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Music charts: Usher breaks 400,000 to rank No. 1

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It was another good news/bad news week on the album sales charts. In the good category, Usher (pictured) became just the second artist this year to top the 400,000 sales mark, moving 443,000 copies of Here I Stand to take the top spot. As opening weeks in 2008 go, that figure trails only the 463,000-unit bow that Mariah Carey enjoyed in April with her E=MC2 album. Less good is how that compares to the debut of Usher’s previous album, Confessions, which bowed with 1.1 million copies in 2004. But sales numbers like that are a thing of the past, given the current CD-sales climate.

Meanwhile, it appears that Sex and the City fans enjoy shopping as much as their big-screen heroines — even for CDs. The movie’s soundtrack sold a surprising 99,000 and entered at No. 2 this week, making SATC the highest-charting soundtrack since Juno reached No. 1 in January. The only other debut in the Billboard/Soundscan top 20 was the No. 9 bow for Al Green’s well-reviewed Lay It Down. Green’s latest comeback was coproduced by the Roots’ Amir “?uestlove” Thompson to sound like it was recorded back in the ’70s — an approach that is proving successful given that this is Rev. Al’s highest-charting album since I’m Still in Love with You reached No. 4 back in 1972.

Find out how Coldplay overtook David Cook in a coup at the top of the digital songs chart, after the jump…

 

On the digital songs chart this week, Coldplay’s “Viva la Vida,” the title track from their upcoming album, moved up three spots to No. 1 with sales of 219,000 downloads, a 58 percent increase (fans must be liking that iTunes ad), while Lil Wayne’s “Lollipop” held at No. 2 with 194,000, and Katy Perry’s lascivious radio hit “I Kissed a Girl” moved up 10 spots to No. 3, selling 173,000, a 111 percent jump. Last week’s digital songs topper, David Cook’s “The Time of My Life,” fell to No. 4, though its 163,000-unit tally represented only a 31 percent slide. And the highest-debuting tune was Lil Wayne’s “Got Money,” in at No. 6 with 114,000 downloads. There was less enthusiasm for the Pussycat Dolls’ return to the scene: Their “When I Grow Up” sold 30,000 to debut rather meekly at No. 44.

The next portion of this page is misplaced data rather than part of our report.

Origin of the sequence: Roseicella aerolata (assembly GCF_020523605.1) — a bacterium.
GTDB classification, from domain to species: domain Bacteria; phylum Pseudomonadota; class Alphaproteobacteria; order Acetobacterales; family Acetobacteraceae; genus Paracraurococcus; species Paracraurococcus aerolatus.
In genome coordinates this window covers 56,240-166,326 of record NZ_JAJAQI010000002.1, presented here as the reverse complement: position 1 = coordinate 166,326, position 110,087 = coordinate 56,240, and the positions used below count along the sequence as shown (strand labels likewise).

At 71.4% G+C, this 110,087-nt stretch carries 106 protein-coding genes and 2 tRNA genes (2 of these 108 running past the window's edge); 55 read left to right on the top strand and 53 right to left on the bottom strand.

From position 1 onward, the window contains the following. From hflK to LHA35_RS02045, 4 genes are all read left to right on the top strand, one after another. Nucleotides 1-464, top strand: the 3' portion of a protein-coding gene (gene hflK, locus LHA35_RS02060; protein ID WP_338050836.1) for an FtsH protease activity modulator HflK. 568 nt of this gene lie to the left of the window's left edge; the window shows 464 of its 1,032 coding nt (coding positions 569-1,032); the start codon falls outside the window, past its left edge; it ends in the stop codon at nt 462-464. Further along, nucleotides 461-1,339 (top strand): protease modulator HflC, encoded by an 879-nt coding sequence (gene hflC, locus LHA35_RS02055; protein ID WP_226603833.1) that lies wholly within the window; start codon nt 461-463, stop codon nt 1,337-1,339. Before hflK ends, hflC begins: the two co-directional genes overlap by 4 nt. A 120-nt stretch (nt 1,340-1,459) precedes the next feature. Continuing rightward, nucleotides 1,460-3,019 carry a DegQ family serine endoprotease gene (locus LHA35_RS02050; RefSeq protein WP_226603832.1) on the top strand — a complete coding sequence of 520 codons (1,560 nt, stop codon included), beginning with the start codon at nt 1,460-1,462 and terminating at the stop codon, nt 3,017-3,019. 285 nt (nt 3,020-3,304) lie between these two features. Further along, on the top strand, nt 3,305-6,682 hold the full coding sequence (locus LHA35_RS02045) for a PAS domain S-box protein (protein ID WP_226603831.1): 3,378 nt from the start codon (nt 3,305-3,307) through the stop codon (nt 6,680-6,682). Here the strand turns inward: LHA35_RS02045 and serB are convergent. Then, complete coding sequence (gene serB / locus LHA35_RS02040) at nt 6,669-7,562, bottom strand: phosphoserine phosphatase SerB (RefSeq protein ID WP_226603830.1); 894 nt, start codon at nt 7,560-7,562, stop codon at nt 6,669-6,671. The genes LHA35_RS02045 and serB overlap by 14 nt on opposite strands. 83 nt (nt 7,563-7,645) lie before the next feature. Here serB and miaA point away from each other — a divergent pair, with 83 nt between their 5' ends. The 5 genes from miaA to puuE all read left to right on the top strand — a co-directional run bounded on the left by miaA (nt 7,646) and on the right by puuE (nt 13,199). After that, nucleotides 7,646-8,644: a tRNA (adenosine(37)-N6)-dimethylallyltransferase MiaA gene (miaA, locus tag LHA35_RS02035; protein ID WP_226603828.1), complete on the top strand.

In other chart news, last week’s No. 1 album, 3 Doors Down’s self-titled fourth record, dropped to No. 3 with 63,000 units, a 59 percent decline, and Madonna’s Hard Candy finally

fell out of the top 10 in her fifth week on the charts, landing at No.

11. Meanwhile, Cyndi Lauper made a modest debut this week with Bring Ya to the Brink coming in at

No. 41 with 12,000 sold, and Broadway’s South Pacific cast album bowed at No. 59 with 10,000.

On the digital songs chart this week, Coldplay’s “Viva la Vida,” the title track from their upcoming album, moved up three spots to No. 1 with sales of 219,000 downloads, a 58 percent increase (fans must be liking that iTunes ad), while Lil Wayne’s “Lollipop” held at No. 2 with 194,000, and Katy Perry’s lascivious radio hit “I Kissed a Girl” moved up 10 spots to No. 3, selling 173,000, a 111 percent jump. Last week’s digital songs topper, David Cook’s “The Time of My Life,” fell to No. 4, though its 163,000-unit tally represented only a 31 percent slide. And the highest-debuting tune was Lil Wayne’s “Got Money,” in at No. 6 with 114,000 downloads. There was less enthusiasm for the Pussycat Dolls’ return to the scene: Their “When I Grow Up” sold 30,000 to debut rather meekly at No. 44.

In other chart news, last week’s No. 1 album, 3 Doors Down’s self-titled fourth record, dropped to No. 3 with 63,000 units, a 59 percent decline, and Madonna’s Hard Candy finallyfell out of the top 10 in her fifth week on the charts, landing at No.11. Meanwhile, Cyndi Lauper made a modest debut this week with Bring Ya to the Brink coming in atNo. 41 with 12,000 sold, and Broadway’s South Pacific cast album bowed at No. 59 with 10,000.